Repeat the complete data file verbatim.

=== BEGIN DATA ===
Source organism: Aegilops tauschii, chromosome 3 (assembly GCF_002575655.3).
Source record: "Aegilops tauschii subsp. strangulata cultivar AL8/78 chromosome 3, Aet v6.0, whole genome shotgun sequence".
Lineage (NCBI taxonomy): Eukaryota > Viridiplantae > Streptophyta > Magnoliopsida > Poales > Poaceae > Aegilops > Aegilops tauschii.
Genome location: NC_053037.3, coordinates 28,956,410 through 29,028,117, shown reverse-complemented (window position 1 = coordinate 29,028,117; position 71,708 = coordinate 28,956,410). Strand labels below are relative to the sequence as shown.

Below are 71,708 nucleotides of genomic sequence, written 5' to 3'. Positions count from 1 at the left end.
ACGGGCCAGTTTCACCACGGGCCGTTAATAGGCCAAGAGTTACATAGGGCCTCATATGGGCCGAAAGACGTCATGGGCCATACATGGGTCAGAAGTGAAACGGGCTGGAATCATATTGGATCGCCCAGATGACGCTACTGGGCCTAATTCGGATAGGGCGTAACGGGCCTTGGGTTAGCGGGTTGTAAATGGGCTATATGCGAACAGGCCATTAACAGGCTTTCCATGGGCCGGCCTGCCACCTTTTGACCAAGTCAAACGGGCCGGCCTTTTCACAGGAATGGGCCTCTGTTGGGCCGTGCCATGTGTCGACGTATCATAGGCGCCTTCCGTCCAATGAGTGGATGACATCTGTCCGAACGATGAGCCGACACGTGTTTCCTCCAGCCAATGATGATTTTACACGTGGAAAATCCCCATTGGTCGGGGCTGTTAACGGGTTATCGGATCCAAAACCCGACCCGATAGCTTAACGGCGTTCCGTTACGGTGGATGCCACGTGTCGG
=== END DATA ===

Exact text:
Source organism: Aegilops tauschii, chromosome 3 (assembly GCF_002575655.3).
Source record: "Aegilops tauschii subsp. strangulata cultivar AL8/78 chromosome 3, Aet v6.0, whole genome shotgun sequence".
Lineage (NCBI taxonomy): Eukaryota > Viridiplantae > Streptophyta > Magnoliopsida > Poales > Poaceae > Aegilops > Aegilops tauschii.
Genome location: NC_053037.3, coordinates 28,956,410 through 29,028,117, shown reverse-complemented (window position 1 = coordinate 29,028,117; position 71,708 = coordinate 28,956,410). Strand labels below are relative to the sequence as shown.

Below are 71,708 nucleotides of genomic sequence, written 5' to 3'. Positions count from 1 at the left end.
ACGGGCCAGTTTCACCACGGGCCGTTAATAGGCCAAGAGTTACATAGGGCCTCATATGGGCCGAAAGACGTCATGGGCCATACATGGGTCAGAAGTGAAACGGGCTGGAATCATATTGGATCGCCCAGATGACGCTACTGGGCCTAATTCGGATAGGGCGTAACGGGCCTTGGGTTAGCGGGTTGTAAATGGGCTATATGCGAACAGGCCATTAACAGGCTTTCCATGGGCCGGCCTGCCACCTTTTGACCAAGTCAAACGGGCCGGCCTTTTCACAGGAATGGGCCTCTGTTGGGCCGTGCCATGTGTCGACGTATCATAGGCGCCTTCCGTCCAATGAGTGGATGACATCTGTCCGAACGATGAGCCGACACGTGTTTCCTCCAGCCAATGATGATTTTACACGTGGAAAATCCCCATTGGTCGGGGCTGTTAACGGGTTATCGGATCCAAAACCCGACCCGATAGCTTAACGGCGTTCCGTTACGGTGGATGCCACGTGTCGG